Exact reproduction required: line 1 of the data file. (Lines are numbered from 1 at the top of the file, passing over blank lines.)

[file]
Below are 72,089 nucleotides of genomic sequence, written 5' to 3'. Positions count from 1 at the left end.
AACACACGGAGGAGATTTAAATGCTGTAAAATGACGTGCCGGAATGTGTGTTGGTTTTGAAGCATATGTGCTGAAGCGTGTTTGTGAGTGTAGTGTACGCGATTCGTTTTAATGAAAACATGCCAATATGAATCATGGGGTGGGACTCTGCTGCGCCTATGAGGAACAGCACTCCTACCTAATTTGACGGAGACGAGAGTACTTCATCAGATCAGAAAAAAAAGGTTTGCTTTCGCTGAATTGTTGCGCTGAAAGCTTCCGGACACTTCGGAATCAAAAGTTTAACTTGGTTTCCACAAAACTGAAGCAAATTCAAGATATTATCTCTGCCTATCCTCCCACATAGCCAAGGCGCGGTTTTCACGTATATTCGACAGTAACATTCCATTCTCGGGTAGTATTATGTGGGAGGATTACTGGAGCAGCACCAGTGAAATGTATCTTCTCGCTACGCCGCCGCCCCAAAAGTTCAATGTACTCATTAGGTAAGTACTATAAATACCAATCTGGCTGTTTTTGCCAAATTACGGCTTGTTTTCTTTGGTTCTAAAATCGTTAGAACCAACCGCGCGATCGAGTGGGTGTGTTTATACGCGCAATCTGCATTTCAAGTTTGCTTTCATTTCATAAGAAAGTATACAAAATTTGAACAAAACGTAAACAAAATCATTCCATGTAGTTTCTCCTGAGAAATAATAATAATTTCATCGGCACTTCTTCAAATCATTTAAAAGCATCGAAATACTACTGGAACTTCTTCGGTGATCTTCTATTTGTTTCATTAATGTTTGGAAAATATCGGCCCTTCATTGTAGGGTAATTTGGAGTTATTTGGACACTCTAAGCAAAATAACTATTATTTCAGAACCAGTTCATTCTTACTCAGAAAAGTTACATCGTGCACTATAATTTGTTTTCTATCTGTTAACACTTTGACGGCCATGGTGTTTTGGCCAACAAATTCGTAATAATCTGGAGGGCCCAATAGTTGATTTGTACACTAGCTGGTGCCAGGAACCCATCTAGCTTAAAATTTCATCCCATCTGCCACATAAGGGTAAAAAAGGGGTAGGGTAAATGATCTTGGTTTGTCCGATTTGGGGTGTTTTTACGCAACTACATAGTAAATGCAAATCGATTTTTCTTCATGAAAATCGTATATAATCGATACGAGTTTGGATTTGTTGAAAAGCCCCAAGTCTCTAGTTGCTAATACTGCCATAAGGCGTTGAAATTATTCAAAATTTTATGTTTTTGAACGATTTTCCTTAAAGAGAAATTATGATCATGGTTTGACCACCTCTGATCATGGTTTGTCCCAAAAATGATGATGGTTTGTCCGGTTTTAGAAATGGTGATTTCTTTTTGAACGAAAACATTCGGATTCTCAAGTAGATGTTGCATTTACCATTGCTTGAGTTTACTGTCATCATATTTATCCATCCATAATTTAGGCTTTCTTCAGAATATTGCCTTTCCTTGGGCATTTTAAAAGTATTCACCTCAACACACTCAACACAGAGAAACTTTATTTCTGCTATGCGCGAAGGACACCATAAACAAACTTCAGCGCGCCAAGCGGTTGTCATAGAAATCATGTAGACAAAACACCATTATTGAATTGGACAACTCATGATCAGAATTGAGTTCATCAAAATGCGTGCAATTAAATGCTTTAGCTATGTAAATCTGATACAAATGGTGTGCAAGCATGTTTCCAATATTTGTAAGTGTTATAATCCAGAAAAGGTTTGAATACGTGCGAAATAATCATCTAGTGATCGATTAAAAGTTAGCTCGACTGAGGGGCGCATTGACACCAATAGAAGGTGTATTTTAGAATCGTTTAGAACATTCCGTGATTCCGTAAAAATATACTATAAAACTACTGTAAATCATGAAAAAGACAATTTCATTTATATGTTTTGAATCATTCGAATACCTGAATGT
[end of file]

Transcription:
Below are 72,089 nucleotides of genomic sequence, written 5' to 3'. Positions count from 1 at the left end.